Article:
The unleashing of protest in Russia following the controversial State Duma elections in December is, in my humble opinion, in part due to the brave liberties that Teatr.doc and Lyubimovka have taken over the years. When I attended that first spontaneous protest on Dec. 5 at Chistiye Prudy, I was taken aback. The 8,000 protesters there were almost exclusively in their teens or twenties, just like the audiences at Teatr.doc. They had the same questioning look in their eyes, the same sense of purpose.

Lyubimovka and Teatr.doc have tirelessly educated a generation of young people in the art of public discourse. I can’t prove it, but I don’t doubt it: The unexpected, almost exponential growth of the protest movement over the last 10 months in Moscow is due in part to activities at Teatr.doc such as the Lyubimovka festival. The readings of probing new plays at Lyubimovka attract a thinking young audience, encourage them to develop their own voices and provide them the faith that those voices can be heard.

Still, what gives Lyubimovka its lasting power is the contribution it has made to the art of theater over the years. Writers such as Olga Mukhina, Oleg Bogayev, Maksym Kurochkin, Yury Klavdiyev, Vasily Sigarev and many more have gone on to attain international recognition after their plays were presented at the festival.

Two highlights in this year’s group are sure to be readings of new plays by Pavel Pryazhko and Yaroslava Pulinovich, both of whom have had major successes at Lyubimovka in the past. Pryazhko’s “Three Days in Hell” will be read on Saturday and will be followed by a full-fledged performance of his play “I Am Free,” as staged by Dmitry Volkostrelov for the Post Theater of St. Petersburg. Pulinovich’s “How I Became” concludes the festival on Sunday evening.


Teatr.doc is located at 11/13 Tryokhprudny Pereulok, Bldg. 1. A map can be accessed at the bottom right corner of the theater’s website. (http://www.teatrdoc.ru/) Below is the complete schedule for the festival as published on its website. (http://www.lubimovka.ru/)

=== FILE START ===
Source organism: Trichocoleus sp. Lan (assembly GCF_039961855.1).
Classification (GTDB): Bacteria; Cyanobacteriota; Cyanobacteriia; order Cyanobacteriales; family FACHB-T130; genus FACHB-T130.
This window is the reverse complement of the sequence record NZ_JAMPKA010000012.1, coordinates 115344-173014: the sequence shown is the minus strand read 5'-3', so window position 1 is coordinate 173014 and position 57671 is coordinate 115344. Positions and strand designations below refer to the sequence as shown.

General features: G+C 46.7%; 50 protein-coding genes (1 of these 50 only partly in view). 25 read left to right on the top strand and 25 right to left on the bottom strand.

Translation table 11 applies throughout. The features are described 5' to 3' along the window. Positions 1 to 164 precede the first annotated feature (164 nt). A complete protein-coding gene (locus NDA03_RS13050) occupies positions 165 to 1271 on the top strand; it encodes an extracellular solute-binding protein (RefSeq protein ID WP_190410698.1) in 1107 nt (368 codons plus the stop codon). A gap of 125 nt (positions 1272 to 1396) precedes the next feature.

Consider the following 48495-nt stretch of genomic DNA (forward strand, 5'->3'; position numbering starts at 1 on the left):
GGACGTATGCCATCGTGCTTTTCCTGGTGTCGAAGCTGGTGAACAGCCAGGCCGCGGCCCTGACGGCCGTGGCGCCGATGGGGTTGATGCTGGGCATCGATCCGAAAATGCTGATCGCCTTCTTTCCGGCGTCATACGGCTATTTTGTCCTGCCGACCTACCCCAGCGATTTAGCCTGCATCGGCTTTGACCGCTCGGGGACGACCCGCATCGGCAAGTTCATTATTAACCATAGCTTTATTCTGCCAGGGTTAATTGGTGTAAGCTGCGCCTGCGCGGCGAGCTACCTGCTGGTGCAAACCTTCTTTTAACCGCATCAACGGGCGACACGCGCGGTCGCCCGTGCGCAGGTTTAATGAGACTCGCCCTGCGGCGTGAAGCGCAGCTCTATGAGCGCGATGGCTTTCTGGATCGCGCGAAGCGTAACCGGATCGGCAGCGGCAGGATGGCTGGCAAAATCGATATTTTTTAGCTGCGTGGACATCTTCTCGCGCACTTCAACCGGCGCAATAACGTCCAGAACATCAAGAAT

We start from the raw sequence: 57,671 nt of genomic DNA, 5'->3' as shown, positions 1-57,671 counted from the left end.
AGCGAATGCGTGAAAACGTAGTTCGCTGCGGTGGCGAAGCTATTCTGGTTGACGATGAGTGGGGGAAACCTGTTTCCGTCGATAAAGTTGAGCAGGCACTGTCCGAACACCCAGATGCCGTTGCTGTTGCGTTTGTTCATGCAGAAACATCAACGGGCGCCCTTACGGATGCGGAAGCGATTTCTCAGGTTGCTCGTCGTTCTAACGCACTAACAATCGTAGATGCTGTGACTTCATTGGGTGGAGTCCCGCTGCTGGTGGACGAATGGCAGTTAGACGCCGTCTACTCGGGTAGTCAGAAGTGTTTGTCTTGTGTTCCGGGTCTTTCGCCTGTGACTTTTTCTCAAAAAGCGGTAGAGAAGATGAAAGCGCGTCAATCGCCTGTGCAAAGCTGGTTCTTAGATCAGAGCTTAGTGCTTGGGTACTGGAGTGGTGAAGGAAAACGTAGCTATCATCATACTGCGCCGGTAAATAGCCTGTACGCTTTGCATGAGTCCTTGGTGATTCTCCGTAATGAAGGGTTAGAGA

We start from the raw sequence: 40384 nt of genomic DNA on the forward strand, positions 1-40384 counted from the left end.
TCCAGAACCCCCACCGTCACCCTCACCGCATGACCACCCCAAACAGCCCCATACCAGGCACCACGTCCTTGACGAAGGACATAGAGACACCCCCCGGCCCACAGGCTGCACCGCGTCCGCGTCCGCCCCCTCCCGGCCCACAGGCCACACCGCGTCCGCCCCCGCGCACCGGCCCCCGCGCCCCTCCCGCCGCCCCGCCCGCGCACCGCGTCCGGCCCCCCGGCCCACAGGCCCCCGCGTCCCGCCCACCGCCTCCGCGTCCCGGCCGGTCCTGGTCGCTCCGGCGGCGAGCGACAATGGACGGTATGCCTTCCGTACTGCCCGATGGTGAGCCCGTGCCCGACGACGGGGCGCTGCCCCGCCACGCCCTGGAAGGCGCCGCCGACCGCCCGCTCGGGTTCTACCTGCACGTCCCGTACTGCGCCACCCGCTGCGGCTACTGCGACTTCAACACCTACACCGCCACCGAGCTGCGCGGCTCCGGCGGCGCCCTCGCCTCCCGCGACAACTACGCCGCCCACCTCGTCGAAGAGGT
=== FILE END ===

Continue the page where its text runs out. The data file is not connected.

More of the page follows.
Sept. 3

5 p.m.: “Regional Center, or, City of Angels” by Igor Ignatov. Directed by Mikhail Mokeyev.

7 p.m.: “Detour” by Glafira Skorokhodova. Directed by Talgat Batalov.

9 p.m.: “Every Day” by Olga Darfy. Directed by Irina Vilkova.
Sept. 4

3 p.m.: “Presentation” by Ksenia Dragunskaya. Directed by Ruslan Malikov.

5 p.m.: “Keds” by Lyubov Strizhak. Directed by Valentin Samokhin.

7 p.m.: Day of Documentary Projects: “Nine Months, 40 Weeks” by Alexei Kulichkov and Sergei Shevchenko. “Kidnap” by Konstantin Kozhevnikov. Directed by Alexei Bogachuk-Petukhov. Dramaturged by Yekaterina Bondarenko.
Sept. 5

3 p.m.: “The Suicide Club” by Veronika Aktanova and Lyusya Gvaramadze. Directed by Olesya Nevmerzhitskaya.

5 p.m.: “Kulshichi” by Ksenia Zhukova. Directed by Filipp Los.

7 p.m.: “The Incident at the New Kostroma Station” by Vladimir Zabaluyev and Alexei Zenzinov. Directed by Konstantin Soldatov.

9 p.m.: “Labor Campers” by Valery Shergin. Directed by Ksenia Zorina.
Sept. 6

3 p.m.: “L” by Yevgeny Babushkin. Directed by Aglaya Romanovskaya.

5 p.m.: “As If Alive” by Maria Zelinskaya. Directed by Filipp Los.

7 p.m.: “One’s Own Land” by Alexander Arkhipov. Directed by Yury Kvyatkovsky.

9 p.m.: “Sacred Faces” by Viktoria Dergachyova. Directed by Yelena Roman.
Sept. 7

3 p.m.: “My Defense” by Gulnara Akhmetzyanova. Directed by Svetlana Medvedeva.

5 p.m.: “The Quiet Rustle of Disappearing Steps” by Dmitry Bogoslavsky. Directed by Alexei Razmakhov.

7 p.m.: “The Rules of Melodrama” by Yulia Yakovleva. Directed by Sergei Aronin.

9 p.m.: “Nesting Dolls on the Curve of the Earth” by Yekaterina Narshi. Directed by Veronika Rodionova.
Sept. 8

2 p.m.: Round Table Discussion: “Social Project and Theater.”

5:30 p.m.: “Three Days in Hell” by Pavel Pryazhko. Directed by Anton Pakhomov.

7:30 p.m.: Performance of “I Am Free” by Pavel Pryazhko. Directed by Dmitry Volkostrelov for the Post Theater of St. Petersburg.

9:30 p.m.: “A Time to Be Ashes” by Konstantin Steshik. Directed by Irina Volkova.
Sept. 9

2 p.m.: “My Father the Computer” by Maria Boteva. Directed by Alexei Kuzmin-Tarasov.

4 p.m.: “Swamp” by Marina Krapivina. Directed by Yekaterina Korabelnik.

6 p.m.: “Femen’ism” by Dan Gumenny. Directed by Gleb Cherepanov.

8 p.m.: “How I Became” by Yaroslava Pulinovich. Directed by Oleg Larchenko.